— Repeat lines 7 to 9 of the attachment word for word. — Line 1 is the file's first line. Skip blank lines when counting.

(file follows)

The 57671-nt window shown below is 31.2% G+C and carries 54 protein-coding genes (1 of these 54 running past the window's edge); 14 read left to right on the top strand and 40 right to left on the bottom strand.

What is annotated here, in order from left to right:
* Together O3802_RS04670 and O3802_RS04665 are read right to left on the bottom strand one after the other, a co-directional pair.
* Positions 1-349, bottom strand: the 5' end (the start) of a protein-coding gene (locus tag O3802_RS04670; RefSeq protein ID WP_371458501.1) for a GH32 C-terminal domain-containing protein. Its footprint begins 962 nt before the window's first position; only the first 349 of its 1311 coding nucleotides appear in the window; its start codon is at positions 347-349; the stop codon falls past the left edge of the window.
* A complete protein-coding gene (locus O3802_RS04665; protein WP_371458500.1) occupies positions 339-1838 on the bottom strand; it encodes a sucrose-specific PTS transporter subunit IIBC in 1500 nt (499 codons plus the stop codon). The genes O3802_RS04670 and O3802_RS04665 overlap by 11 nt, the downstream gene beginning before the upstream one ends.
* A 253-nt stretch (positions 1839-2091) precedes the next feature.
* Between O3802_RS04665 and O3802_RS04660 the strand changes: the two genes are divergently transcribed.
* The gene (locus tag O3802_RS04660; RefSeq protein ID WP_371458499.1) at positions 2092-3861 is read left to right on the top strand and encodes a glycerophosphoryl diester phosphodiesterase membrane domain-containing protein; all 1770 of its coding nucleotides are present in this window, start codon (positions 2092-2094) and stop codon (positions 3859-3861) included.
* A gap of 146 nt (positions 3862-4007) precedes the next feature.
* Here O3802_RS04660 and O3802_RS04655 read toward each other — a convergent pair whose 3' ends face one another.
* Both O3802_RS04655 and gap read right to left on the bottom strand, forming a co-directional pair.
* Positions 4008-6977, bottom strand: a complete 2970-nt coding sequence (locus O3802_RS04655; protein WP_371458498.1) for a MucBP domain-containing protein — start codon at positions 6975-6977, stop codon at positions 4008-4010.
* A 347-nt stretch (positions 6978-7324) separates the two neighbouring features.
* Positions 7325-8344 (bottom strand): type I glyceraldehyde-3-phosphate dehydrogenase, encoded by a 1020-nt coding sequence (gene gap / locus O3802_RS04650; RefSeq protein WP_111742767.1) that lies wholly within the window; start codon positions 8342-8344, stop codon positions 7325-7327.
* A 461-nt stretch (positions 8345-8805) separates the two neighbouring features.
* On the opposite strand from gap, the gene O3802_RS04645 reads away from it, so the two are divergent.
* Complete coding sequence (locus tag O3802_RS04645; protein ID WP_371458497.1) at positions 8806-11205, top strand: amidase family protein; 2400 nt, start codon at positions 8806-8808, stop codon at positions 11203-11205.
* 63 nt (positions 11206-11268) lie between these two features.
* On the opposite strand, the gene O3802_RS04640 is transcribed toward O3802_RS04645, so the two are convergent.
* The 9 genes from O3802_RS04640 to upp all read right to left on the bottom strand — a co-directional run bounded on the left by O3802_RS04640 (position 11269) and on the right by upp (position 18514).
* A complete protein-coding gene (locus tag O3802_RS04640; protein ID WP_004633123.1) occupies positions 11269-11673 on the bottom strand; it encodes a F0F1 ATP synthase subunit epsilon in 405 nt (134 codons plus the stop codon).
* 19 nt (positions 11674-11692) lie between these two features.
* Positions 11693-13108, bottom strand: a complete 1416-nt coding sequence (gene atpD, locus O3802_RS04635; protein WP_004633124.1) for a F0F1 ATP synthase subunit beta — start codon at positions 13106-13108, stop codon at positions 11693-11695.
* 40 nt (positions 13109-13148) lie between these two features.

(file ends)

* Between O3802_RS04665 and O3802_RS04660 the strand changes: the two genes are divergently transcribed.
* The gene (locus tag O3802_RS04660; RefSeq protein ID WP_371458499.1) at positions 2092-3861 is read left to right on the top strand and encodes a glycerophosphoryl diester phosphodiesterase membrane domain-containing protein; all 1770 of its coding nucleotides are present in this window, start codon (positions 2092-2094) and stop codon (positions 3859-3861) included.
* A gap of 146 nt (positions 3862-4007) precedes the next feature.